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Am J Clin Nutr. 1997 Aug;66(2):460S-463S.

Nutrition and the immune system: an introduction.

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1
Department of Pediatrics, Memorial University of Newfoundland, Canada.

Abstract

Nutrition is a critical determinant of immune responses and malnutrition the most common cause of immunodeficiency worldwide. Protein-energy malnutrition is associated with a significant impairment of cell-mediated immunity, phagocyte function, complement system, secretory immunoglobulin A antibody concentrations, and cytokine production. Deficiency of single nutrients also results in altered immune responses: this is observed even when the deficiency state is relatively mild. Of the micronutrients, zinc; selenium; iron; copper; vitamins A, C, E, and B-6; and folic acid have important influences on immune responses. Overnutrition and obesity also reduce immunity. Low-birth-weight infants have a prolonged impairment of cell-mediated immunity that can be partly restored by providing extra amounts of dietary zinc. In the elderly, impaired immunity can be enhanced by modest amounts of a combination of micronutrients. These findings have considerable practical and public health significance.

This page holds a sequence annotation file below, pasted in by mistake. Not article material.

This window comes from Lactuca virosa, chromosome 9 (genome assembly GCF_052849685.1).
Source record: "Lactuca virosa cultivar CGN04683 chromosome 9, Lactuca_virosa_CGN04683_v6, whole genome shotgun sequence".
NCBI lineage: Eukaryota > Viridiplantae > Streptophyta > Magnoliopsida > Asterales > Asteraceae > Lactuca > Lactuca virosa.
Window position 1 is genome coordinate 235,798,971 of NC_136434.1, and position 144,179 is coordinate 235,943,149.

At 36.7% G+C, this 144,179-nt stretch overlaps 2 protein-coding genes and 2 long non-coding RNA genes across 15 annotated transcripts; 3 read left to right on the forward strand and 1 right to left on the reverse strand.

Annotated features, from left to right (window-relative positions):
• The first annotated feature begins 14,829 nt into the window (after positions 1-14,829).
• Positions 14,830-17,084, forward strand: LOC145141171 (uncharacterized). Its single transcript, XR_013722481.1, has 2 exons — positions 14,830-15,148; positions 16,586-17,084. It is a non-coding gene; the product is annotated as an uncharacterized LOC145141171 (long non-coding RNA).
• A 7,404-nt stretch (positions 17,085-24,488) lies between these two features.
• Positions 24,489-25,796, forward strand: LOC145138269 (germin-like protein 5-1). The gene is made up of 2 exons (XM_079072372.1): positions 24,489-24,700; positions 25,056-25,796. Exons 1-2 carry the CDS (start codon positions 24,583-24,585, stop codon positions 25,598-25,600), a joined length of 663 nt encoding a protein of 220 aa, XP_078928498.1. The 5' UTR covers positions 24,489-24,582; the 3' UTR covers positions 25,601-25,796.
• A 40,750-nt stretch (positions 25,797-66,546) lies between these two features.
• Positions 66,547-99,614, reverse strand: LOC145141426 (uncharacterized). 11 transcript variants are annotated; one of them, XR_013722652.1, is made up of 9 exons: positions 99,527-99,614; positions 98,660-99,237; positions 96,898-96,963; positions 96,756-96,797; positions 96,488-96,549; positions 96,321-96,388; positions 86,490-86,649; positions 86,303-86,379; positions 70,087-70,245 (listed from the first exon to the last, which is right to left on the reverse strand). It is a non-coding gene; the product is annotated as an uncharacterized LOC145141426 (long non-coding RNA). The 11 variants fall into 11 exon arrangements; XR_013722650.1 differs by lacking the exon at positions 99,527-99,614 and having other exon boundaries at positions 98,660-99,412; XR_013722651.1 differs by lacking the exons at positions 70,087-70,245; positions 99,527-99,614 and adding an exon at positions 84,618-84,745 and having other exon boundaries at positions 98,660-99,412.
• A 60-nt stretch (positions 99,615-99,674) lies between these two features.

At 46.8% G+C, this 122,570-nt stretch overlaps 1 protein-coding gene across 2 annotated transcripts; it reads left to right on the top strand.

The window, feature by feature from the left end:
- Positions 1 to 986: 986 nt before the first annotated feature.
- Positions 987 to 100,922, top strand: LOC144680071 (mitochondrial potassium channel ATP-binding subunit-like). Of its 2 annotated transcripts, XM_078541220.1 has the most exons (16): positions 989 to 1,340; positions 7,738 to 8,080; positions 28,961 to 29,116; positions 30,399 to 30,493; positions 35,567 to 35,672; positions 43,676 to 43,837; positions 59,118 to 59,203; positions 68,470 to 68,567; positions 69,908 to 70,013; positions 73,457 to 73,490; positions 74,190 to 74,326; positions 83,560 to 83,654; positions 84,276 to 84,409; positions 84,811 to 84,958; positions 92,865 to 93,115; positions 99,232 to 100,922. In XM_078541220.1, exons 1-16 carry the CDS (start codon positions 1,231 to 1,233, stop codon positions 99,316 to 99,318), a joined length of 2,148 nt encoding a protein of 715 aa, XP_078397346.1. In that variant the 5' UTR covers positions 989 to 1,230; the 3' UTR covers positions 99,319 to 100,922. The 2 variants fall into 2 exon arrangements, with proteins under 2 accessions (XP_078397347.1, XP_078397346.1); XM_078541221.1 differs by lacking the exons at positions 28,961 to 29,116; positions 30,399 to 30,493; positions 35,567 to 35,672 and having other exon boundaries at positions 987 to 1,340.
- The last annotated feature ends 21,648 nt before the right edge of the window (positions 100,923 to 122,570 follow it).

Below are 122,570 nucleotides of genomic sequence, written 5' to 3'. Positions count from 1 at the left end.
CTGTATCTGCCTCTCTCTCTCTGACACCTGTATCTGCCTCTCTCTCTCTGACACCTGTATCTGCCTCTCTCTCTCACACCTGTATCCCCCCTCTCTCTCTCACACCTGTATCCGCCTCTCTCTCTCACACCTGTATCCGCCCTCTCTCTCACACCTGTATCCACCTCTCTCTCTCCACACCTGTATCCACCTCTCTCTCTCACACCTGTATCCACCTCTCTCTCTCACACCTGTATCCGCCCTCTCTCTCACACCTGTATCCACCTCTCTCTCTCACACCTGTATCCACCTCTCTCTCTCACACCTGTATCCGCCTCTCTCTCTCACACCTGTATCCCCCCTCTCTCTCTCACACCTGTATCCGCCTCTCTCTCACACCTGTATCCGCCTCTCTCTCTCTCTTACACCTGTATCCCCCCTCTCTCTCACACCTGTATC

PMID:
9250133
[Indexed for MEDLINE]
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